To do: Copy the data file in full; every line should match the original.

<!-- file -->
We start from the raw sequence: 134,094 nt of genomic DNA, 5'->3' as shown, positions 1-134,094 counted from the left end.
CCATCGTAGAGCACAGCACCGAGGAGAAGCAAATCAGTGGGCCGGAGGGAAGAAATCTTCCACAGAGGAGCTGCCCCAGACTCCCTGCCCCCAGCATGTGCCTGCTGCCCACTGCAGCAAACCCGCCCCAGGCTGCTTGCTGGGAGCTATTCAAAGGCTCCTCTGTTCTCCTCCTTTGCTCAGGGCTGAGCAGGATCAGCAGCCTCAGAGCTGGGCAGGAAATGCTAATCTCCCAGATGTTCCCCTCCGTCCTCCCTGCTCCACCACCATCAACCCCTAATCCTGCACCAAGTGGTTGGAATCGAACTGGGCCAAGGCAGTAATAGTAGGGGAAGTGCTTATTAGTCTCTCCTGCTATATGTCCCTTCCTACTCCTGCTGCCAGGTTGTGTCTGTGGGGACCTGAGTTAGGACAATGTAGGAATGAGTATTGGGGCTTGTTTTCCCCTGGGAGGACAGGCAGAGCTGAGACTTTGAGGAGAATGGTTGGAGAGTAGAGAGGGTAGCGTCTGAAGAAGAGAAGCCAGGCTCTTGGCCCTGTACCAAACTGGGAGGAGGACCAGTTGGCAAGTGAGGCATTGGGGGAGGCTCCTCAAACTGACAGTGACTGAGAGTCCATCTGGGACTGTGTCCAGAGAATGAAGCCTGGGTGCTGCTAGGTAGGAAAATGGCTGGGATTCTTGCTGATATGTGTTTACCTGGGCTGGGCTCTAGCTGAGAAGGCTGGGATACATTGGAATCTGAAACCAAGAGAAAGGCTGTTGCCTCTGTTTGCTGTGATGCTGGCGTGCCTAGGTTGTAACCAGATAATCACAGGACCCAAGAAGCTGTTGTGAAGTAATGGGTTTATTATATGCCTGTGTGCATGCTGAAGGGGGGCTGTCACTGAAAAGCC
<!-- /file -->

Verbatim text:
We start from the raw sequence: 134,094 nt of genomic DNA, 5'->3' as shown, positions 1-134,094 counted from the left end.
CCATCGTAGAGCACAGCACCGAGGAGAAGCAAATCAGTGGGCCGGAGGGAAGAAATCTTCCACAGAGGAGCTGCCCCAGACTCCCTGCCCCCAGCATGTGCCTGCTGCCCACTGCAGCAAACCCGCCCCAGGCTGCTTGCTGGGAGCTATTCAAAGGCTCCTCTGTTCTCCTCCTTTGCTCAGGGCTGAGCAGGATCAGCAGCCTCAGAGCTGGGCAGGAAATGCTAATCTCCCAGATGTTCCCCTCCGTCCTCCCTGCTCCACCACCATCAACCCCTAATCCTGCACCAAGTGGTTGGAATCGAACTGGGCCAAGGCAGTAATAGTAGGGGAAGTGCTTATTAGTCTCTCCTGCTATATGTCCCTTCCTACTCCTGCTGCCAGGTTGTGTCTGTGGGGACCTGAGTTAGGACAATGTAGGAATGAGTATTGGGGCTTGTTTTCCCCTGGGAGGACAGGCAGAGCTGAGACTTTGAGGAGAATGGTTGGAGAGTAGAGAGGGTAGCGTCTGAAGAAGAGAAGCCAGGCTCTTGGCCCTGTACCAAACTGGGAGGAGGACCAGTTGGCAAGTGAGGCATTGGGGGAGGCTCCTCAAACTGACAGTGACTGAGAGTCCATCTGGGACTGTGTCCAGAGAATGAAGCCTGGGTGCTGCTAGGTAGGAAAATGGCTGGGATTCTTGCTGATATGTGTTTACCTGGGCTGGGCTCTAGCTGAGAAGGCTGGGATACATTGGAATCTGAAACCAAGAGAAAGGCTGTTGCCTCTGTTTGCTGTGATGCTGGCGTGCCTAGGTTGTAACCAGATAATCACAGGACCCAAGAAGCTGTTGTGAAGTAATGGGTTTATTATATGCCTGTGTGCATGCTGAAGGGGGGCTGTCACTGAAAAGCC